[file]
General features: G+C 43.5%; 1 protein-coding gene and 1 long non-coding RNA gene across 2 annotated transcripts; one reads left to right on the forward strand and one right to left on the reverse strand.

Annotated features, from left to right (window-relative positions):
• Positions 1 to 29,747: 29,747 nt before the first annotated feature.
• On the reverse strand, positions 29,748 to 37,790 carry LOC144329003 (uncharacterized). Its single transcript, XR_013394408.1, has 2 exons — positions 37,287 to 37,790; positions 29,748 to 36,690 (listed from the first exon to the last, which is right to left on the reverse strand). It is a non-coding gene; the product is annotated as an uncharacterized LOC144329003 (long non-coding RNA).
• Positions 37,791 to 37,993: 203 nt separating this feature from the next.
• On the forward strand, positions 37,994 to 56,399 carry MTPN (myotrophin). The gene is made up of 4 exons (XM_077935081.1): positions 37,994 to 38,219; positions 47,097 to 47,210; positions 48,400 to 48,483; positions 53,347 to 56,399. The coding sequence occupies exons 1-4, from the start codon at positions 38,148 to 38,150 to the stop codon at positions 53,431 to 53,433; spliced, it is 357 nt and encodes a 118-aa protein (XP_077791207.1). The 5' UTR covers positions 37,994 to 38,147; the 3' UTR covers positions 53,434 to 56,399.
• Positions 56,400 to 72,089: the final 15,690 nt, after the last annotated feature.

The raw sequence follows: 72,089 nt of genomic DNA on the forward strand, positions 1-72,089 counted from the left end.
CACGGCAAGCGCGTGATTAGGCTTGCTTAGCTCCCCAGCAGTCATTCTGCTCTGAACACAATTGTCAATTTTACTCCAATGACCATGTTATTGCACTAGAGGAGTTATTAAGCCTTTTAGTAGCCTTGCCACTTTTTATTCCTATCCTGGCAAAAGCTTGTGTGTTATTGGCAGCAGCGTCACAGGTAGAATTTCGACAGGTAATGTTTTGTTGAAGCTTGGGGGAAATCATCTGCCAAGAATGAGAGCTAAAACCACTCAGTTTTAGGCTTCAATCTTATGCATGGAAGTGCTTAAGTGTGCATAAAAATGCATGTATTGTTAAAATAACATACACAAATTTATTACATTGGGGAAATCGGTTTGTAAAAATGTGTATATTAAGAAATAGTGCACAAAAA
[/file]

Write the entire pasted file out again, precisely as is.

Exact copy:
General features: G+C 43.5%; 1 protein-coding gene and 1 long non-coding RNA gene across 2 annotated transcripts; one reads left to right on the forward strand and one right to left on the reverse strand.

Annotated features, from left to right (window-relative positions):
• Positions 1 to 29,747: 29,747 nt before the first annotated feature.
• On the reverse strand, positions 29,748 to 37,790 carry LOC144329003 (uncharacterized). Its single transcript, XR_013394408.1, has 2 exons — positions 37,287 to 37,790; positions 29,748 to 36,690 (listed from the first exon to the last, which is right to left on the reverse strand). It is a non-coding gene; the product is annotated as an uncharacterized LOC144329003 (long non-coding RNA).
• Positions 37,791 to 37,993: 203 nt separating this feature from the next.
• On the forward strand, positions 37,994 to 56,399 carry MTPN (myotrophin). The gene is made up of 4 exons (XM_077935081.1): positions 37,994 to 38,219; positions 47,097 to 47,210; positions 48,400 to 48,483; positions 53,347 to 56,399. The coding sequence occupies exons 1-4, from the start codon at positions 38,148 to 38,150 to the stop codon at positions 53,431 to 53,433; spliced, it is 357 nt and encodes a 118-aa protein (XP_077791207.1). The 5' UTR covers positions 37,994 to 38,147; the 3' UTR covers positions 53,434 to 56,399.
• Positions 56,400 to 72,089: the final 15,690 nt, after the last annotated feature.

The raw sequence follows: 72,089 nt of genomic DNA on the forward strand, positions 1-72,089 counted from the left end.
CACGGCAAGCGCGTGATTAGGCTTGCTTAGCTCCCCAGCAGTCATTCTGCTCTGAACACAATTGTCAATTTTACTCCAATGACCATGTTATTGCACTAGAGGAGTTATTAAGCCTTTTAGTAGCCTTGCCACTTTTTATTCCTATCCTGGCAAAAGCTTGTGTGTTATTGGCAGCAGCGTCACAGGTAGAATTTCGACAGGTAATGTTTTGTTGAAGCTTGGGGGAAATCATCTGCCAAGAATGAGAGCTAAAACCACTCAGTTTTAGGCTTCAATCTTATGCATGGAAGTGCTTAAGTGTGCATAAAAATGCATGTATTGTTAAAATAACATACACAAATTTATTACATTGGGGAAATCGGTTTGTAAAAATGTGTATATTAAGAAATAGTGCACAAAAA